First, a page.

Rivers are the arteries of the planet and vital conduits of human civilization. If you love the idea of exploring a river, it’s hard to beat the mighty Mississippi. It’s an historic waterway that is flanked by a wide array of things to see and do. Just ask Huck Finn. The classic experience is to go rollin’ down the river in a big wheel paddle boat, but you can even drive along the nearby highways and byways to visit these special places. As one of the legendary rivers of North America, you’ll find plenty of scenic and cultural attractions to fill up your mid-American vacation along this famous flow. Here are 10 not to miss sites on the Mississippi.
1. Great River Bluffs State Park
Located in Minnesota near the Mississippi’s origin, Great River Bluffs State Park is a scenic setting that offers stunning views of the river. Many travelers love to visit in fall when the leaves show off their autumn hues. The park’s bluffs are popular spots to visit for breathtaking views. There are also various trails scattered throughout the park for hikers and nature lovers to enjoy.
2. Stonefield State Historic Site
Located just outside of Cassville, Wisconsin, Stonefield State Historic Site features a recreated historic farm village that will take visitors back to the year 1900. You can tour old timey buildings and check out authentic farm tools of the era. For a look at the region’s unique past, this park makes a fun excursion for kids and adults on a Mississippi river tour.
3. National Mississippi Museum and Aquarium
Located in Dubuque, Iowa, the National Mississippi Museum and Aquarium boasts two riverfront campuses that are popular attractions on the river. As an affiliate of the Smithsonian Institute, this impressive museum is known for its regional artifacts, hands-on exhibits and 4D theater. The aquarium is home to amazing exhibits that feature otters, rays and giant catfish. All ages will learn and be entertained at this venue that showcases the ecosystem of this vital waterway.
4. Old Chain of Rocks Bridge
Located on the north edge of St. Louis, the Old Chain of Rocks Bridge is a landmark that crosses the mighty Mississippi in one of the most scenic points on the river. You’ll be able to take some epic snapshots by crossing this historic bridge that was constructed in 1929. The bridge remained open to car traffic until 1970, but today it is only accessible to bicycles and pedestrians. If you’re looking for a quick photo stop on the river, head to this site and its extraordinary views.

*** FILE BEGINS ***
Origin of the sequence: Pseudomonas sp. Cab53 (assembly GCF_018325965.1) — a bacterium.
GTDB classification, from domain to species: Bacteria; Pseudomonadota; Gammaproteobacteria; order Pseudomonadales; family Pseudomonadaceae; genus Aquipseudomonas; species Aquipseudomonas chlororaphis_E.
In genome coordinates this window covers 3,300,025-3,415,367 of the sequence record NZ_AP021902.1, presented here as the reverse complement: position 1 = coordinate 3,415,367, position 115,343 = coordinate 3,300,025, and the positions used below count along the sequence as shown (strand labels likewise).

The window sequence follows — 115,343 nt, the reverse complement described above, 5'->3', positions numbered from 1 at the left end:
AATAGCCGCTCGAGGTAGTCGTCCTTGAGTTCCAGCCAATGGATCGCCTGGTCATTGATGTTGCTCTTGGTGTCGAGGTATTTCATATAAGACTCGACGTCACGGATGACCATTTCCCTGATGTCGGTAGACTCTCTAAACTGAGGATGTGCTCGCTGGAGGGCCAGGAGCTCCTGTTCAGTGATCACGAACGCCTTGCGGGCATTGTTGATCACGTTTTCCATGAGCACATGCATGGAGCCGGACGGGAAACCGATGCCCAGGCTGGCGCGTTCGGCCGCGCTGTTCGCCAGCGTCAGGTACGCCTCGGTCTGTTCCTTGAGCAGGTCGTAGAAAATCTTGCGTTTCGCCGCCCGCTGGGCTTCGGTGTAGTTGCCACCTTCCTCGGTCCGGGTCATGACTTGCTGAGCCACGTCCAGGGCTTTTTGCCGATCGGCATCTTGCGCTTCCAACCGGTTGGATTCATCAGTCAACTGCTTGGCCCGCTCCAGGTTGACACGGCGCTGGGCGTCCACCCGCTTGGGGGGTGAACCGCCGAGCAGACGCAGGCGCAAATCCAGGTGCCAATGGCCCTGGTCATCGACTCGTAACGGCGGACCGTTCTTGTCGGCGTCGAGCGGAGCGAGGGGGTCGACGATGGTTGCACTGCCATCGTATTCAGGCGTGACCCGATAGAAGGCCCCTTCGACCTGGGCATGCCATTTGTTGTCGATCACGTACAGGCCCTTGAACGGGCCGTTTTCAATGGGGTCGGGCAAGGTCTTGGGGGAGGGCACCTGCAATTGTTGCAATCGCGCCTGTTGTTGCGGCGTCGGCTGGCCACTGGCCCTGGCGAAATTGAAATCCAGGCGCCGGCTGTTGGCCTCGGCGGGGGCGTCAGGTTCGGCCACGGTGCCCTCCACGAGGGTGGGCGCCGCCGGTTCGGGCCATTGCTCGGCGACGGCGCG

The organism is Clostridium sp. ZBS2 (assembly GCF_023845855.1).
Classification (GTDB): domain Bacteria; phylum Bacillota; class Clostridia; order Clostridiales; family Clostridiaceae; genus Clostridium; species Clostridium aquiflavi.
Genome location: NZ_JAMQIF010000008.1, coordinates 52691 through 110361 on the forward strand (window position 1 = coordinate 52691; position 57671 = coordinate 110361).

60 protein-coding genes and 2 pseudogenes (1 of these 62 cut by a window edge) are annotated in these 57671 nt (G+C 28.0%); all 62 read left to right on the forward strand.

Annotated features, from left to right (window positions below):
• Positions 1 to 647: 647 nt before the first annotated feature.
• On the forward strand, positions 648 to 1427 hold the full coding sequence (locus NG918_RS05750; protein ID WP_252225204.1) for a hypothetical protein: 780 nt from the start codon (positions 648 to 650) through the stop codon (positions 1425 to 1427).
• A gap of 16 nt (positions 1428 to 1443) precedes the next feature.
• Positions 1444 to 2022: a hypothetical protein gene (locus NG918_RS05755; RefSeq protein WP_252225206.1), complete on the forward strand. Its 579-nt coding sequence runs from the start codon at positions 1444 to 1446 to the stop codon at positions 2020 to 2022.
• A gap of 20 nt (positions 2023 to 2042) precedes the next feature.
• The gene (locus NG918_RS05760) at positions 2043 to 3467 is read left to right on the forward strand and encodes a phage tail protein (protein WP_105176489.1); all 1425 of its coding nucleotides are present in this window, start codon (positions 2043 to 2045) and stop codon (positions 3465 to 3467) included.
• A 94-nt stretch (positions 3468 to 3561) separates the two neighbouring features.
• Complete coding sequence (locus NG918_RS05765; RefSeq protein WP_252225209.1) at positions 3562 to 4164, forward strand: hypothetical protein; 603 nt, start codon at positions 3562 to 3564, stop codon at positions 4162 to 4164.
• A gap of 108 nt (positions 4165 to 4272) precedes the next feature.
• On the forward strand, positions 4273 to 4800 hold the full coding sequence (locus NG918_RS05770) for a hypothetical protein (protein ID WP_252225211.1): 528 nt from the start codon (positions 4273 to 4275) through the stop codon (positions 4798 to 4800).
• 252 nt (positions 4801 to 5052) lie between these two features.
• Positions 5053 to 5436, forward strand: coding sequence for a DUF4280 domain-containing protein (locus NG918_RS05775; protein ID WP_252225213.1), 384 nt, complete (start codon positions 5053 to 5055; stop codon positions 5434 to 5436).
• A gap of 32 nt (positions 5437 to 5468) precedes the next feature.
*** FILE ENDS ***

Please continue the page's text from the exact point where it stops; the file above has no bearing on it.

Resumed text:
5. Cahokia Mounds State Historic Site
The Cahokia Mounds State Historic Site is one of the best-known sites of the ancient Mississippian culture that peaked in the area around the year 1200. The park contains about 80 mounds that represent an early city. Anyone interested in early Native American settlements should visit Cahokia, one of the most renowned historic and sacred sites in the country. It is located in Illinois, across the Mississippi from St. Louis, Missouri.
6. Mark Twain Museum
Located in Mark Twain’s Hannibal, Missouri boyhood home, the Mark Twain Museum is an important cultural stop on the Mississippi. As one of America’s most revered writers, Mark Twain was a major voice of his era and is still widely read today. You can tour his house and explore the museum’s holdings that celebrate this author of classics such as The Adventures of Huck Finn and The Adventures of Tom Sawyer.
7. Trail of Tears State Park
Located in Missouri on the shores of the Mississippi, the Trail of Tears State Park commemorates a sad event in American history; the forced removal of the Cherokee tribe to lands in Oklahoma. Many Native American’s died during the march west and suffered immensely. The state park features exhibits about the fateful march. There are also many trails where visitors can hike and explore the somber yet scenic grounds.
8. Delta Blues Museum
Located in Clarksdale, Mississippi, the Delta Blues Museum celebrates the musical genre through its collections and exhibits. The museum is housed in the Yazoo and Mississippi Valley Passenger Depot, an historic building that dates to 1926. The museum provides lots of outreach programming and works to inspire others, especially children, to play music. This is one of the must-visit sites on the Mississippi for any fan of the blues.
9. Vicksburg National Military Park
The Battle of Vicksburg in Mississippi state was a pivotal point of the American Civil War. Vicksburg National Military Park pays homage to the brutal battle that took place in the city of Vicksburg along the shores of the mighty river. This historic site is highly educational and a great place to bring kids of all ages who are interested in learning more about Civil War history.
10. Historic New Orleans Collection
While the city of New Orleans boasts a wide array of fabulous attractions, be sure to check out the Historic New Orleans Collection, a museum and research center devoted to chronicling the history of New Orleans and the Gulf coast. The museum’s main buildings are located in the French Quarter, so you can easily include a stop here on your tour of the city’s neighborhoods and streets. If you want to learn more about the colorful city of NOLA, add this to your list of not to miss sites on the Mississippi.